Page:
As children, kindergarten students are naturally physically active and curious. During this stage, they often engage in active plays that involve running, jumping, and exploring their environment. They generally have high energy, even higher than endurance athletes, and a need for movement. This gift helps them recover quickly from high-intensity activities and take on more demanding tasks.
However, even with high energy levels, kindergarten students still need to value their physical drive and learn how to be smart in managing it. Doing so can prevent their fuel from running out at the most critical time and boost their productivity. To help them better understand what this means, this social-emotional learning lesson uses an engaging audio story to illustrate what happens when physical energy is used inefficiently.
In the story "Leonard Lion Gets to Work," the protagonist wastes his energy by skipping breakfast, not having adequate rest, and prioritizing less important tasks before the important ones. As a result, Leonard Lion becomes distracted by his hunger and exhaustion and slows down his friends who are working hard on building their boat. Leonard Lion feels embarrassed when his friends take notice of his poor performance. In the end, he realizes what he has done and recognizes that he is having an energy crisis.
"Managing energy is another self-management skill essential for boosting productivity, strengthening the body, and enhancing intellectual performance."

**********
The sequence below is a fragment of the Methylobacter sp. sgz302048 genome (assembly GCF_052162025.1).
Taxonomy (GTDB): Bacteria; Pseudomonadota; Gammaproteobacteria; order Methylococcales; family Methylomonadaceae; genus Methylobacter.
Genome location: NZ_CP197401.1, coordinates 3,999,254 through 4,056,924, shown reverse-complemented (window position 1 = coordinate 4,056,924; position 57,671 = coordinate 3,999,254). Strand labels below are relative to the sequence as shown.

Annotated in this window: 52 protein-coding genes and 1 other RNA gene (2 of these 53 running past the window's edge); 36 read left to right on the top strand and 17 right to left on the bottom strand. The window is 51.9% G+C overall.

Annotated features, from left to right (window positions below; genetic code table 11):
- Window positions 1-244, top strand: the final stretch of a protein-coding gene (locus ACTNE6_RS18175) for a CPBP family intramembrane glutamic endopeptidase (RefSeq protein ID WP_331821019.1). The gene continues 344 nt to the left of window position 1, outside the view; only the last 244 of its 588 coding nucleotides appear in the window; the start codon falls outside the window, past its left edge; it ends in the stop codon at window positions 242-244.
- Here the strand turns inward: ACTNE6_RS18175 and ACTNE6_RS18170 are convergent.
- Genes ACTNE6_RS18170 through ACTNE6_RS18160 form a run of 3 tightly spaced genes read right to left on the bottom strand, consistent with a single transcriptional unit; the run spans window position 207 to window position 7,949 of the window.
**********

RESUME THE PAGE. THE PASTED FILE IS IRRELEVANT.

The beauty of this story is it underlines the fact that different tasks require differing levels of energy. Therefore, conserving power for activities that do not require much is an intelligent use of energy. For example, Leonard Lion could have used less stamina while playing in the stream. Instead of jumping and running, he could have saved up some fuel for his more important tasks, such as building a boat with his friends.
The main point of the lesson and the story is this: when energy levels are high, individuals are better equipped to concentrate, think critically, and problem-solve effectively. On the contrary, when energy levels are depleted, tasks become more challenging, and productivity suffers. This is why it is vital for anyone, even kindergarten students with abundant fuel, to manage their energy wisely.
Managing energy is another self-management skill essential for boosting productivity, strengthening the body, and enhancing intellectual performance. By reserving power, kindergartners can accomplish more tasks and make way for activities that bring them joy. Reserving their energy also means reserving their physical strength, allowing them to perform better in their physical activities. Furthermore, allowing their energy to build up through rest enhances concentration and boosts intellectual strength. Consequently, they feel better about themselves, resulting in a positive self-concept.
With this SEL lesson, schools and educators can encourage young learners to use their energy in studying, exercising, and socializing. In doing so, they can increase their students' academic performance, set the foundation for a healthy and balanced lifestyle, and help them cultivate strong interpersonal skills.